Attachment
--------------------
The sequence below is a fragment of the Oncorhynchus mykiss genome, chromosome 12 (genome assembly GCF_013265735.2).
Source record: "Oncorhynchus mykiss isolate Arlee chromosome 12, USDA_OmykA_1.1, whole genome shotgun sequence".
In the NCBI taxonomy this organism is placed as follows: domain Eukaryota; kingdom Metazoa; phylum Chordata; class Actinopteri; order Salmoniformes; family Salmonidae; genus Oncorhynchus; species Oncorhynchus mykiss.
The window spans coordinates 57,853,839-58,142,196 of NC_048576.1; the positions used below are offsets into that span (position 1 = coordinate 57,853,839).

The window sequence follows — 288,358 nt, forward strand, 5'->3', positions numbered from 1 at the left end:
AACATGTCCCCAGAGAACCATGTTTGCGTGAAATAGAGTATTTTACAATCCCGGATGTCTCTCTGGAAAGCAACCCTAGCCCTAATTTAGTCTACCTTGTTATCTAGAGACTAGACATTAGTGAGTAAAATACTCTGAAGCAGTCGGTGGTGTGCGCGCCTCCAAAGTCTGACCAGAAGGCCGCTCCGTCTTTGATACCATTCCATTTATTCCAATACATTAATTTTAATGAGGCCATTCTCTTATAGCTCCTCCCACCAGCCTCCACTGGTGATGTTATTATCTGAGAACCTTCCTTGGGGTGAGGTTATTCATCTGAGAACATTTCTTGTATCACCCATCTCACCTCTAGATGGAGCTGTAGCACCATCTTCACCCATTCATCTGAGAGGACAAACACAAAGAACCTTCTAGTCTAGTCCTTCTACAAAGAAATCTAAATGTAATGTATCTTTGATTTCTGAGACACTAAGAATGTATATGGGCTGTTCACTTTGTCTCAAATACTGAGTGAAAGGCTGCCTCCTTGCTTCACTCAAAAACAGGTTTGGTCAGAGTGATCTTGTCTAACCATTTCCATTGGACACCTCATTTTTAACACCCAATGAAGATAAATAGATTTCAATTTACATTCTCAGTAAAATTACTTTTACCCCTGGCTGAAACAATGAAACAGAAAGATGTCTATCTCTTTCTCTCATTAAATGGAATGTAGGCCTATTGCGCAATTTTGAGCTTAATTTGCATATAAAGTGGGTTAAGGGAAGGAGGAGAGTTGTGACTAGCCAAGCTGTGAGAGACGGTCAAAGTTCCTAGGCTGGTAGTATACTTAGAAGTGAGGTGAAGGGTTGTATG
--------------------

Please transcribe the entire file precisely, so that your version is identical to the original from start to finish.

The sequence below is a fragment of the Oncorhynchus mykiss genome, chromosome 12 (genome assembly GCF_013265735.2).
Source record: "Oncorhynchus mykiss isolate Arlee chromosome 12, USDA_OmykA_1.1, whole genome shotgun sequence".
In the NCBI taxonomy this organism is placed as follows: domain Eukaryota; kingdom Metazoa; phylum Chordata; class Actinopteri; order Salmoniformes; family Salmonidae; genus Oncorhynchus; species Oncorhynchus mykiss.
The window spans coordinates 57,853,839-58,142,196 of NC_048576.1; the positions used below are offsets into that span (position 1 = coordinate 57,853,839).

The window sequence follows — 288,358 nt, forward strand, 5'->3', positions numbered from 1 at the left end:
AACATGTCCCCAGAGAACCATGTTTGCGTGAAATAGAGTATTTTACAATCCCGGATGTCTCTCTGGAAAGCAACCCTAGCCCTAATTTAGTCTACCTTGTTATCTAGAGACTAGACATTAGTGAGTAAAATACTCTGAAGCAGTCGGTGGTGTGCGCGCCTCCAAAGTCTGACCAGAAGGCCGCTCCGTCTTTGATACCATTCCATTTATTCCAATACATTAATTTTAATGAGGCCATTCTCTTATAGCTCCTCCCACCAGCCTCCACTGGTGATGTTATTATCTGAGAACCTTCCTTGGGGTGAGGTTATTCATCTGAGAACATTTCTTGTATCACCCATCTCACCTCTAGATGGAGCTGTAGCACCATCTTCACCCATTCATCTGAGAGGACAAACACAAAGAACCTTCTAGTCTAGTCCTTCTACAAAGAAATCTAAATGTAATGTATCTTTGATTTCTGAGACACTAAGAATGTATATGGGCTGTTCACTTTGTCTCAAATACTGAGTGAAAGGCTGCCTCCTTGCTTCACTCAAAAACAGGTTTGGTCAGAGTGATCTTGTCTAACCATTTCCATTGGACACCTCATTTTTAACACCCAATGAAGATAAATAGATTTCAATTTACATTCTCAGTAAAATTACTTTTACCCCTGGCTGAAACAATGAAACAGAAAGATGTCTATCTCTTTCTCTCATTAAATGGAATGTAGGCCTATTGCGCAATTTTGAGCTTAATTTGCATATAAAGTGGGTTAAGGGAAGGAGGAGAGTTGTGACTAGCCAAGCTGTGAGAGACGGTCAAAGTTCCTAGGCTGGTAGTATACTTAGAAGTGAGGTGAAGGGTTGTATG